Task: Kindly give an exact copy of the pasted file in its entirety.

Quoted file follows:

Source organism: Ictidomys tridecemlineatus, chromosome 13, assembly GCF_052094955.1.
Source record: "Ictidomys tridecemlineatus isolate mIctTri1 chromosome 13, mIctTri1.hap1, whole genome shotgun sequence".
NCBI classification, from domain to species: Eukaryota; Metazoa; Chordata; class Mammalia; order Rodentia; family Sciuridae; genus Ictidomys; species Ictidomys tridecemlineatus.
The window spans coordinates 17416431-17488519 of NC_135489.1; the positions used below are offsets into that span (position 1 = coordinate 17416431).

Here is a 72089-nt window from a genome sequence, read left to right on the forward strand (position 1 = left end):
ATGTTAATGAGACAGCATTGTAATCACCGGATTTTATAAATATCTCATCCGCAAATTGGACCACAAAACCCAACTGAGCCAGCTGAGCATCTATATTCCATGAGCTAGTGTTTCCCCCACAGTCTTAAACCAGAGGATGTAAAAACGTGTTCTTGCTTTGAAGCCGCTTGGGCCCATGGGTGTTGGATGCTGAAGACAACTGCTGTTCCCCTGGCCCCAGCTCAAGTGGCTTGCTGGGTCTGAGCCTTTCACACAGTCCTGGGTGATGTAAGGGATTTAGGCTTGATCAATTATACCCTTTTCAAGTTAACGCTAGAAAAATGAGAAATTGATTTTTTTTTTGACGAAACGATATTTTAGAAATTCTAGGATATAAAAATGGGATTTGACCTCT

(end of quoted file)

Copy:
Source organism: Ictidomys tridecemlineatus, chromosome 13, assembly GCF_052094955.1.
Source record: "Ictidomys tridecemlineatus isolate mIctTri1 chromosome 13, mIctTri1.hap1, whole genome shotgun sequence".
NCBI classification, from domain to species: Eukaryota; Metazoa; Chordata; class Mammalia; order Rodentia; family Sciuridae; genus Ictidomys; species Ictidomys tridecemlineatus.
The window spans coordinates 17416431-17488519 of NC_135489.1; the positions used below are offsets into that span (position 1 = coordinate 17416431).

Here is a 72089-nt window from a genome sequence, read left to right on the forward strand (position 1 = left end):
ATGTTAATGAGACAGCATTGTAATCACCGGATTTTATAAATATCTCATCCGCAAATTGGACCACAAAACCCAACTGAGCCAGCTGAGCATCTATATTCCATGAGCTAGTGTTTCCCCCACAGTCTTAAACCAGAGGATGTAAAAACGTGTTCTTGCTTTGAAGCCGCTTGGGCCCATGGGTGTTGGATGCTGAAGACAACTGCTGTTCCCCTGGCCCCAGCTCAAGTGGCTTGCTGGGTCTGAGCCTTTCACACAGTCCTGGGTGATGTAAGGGATTTAGGCTTGATCAATTATACCCTTTTCAAGTTAACGCTAGAAAAATGAGAAATTGATTTTTTTTTTGACGAAACGATATTTTAGAAATTCTAGGATATAAAAATGGGATTTGACCTCT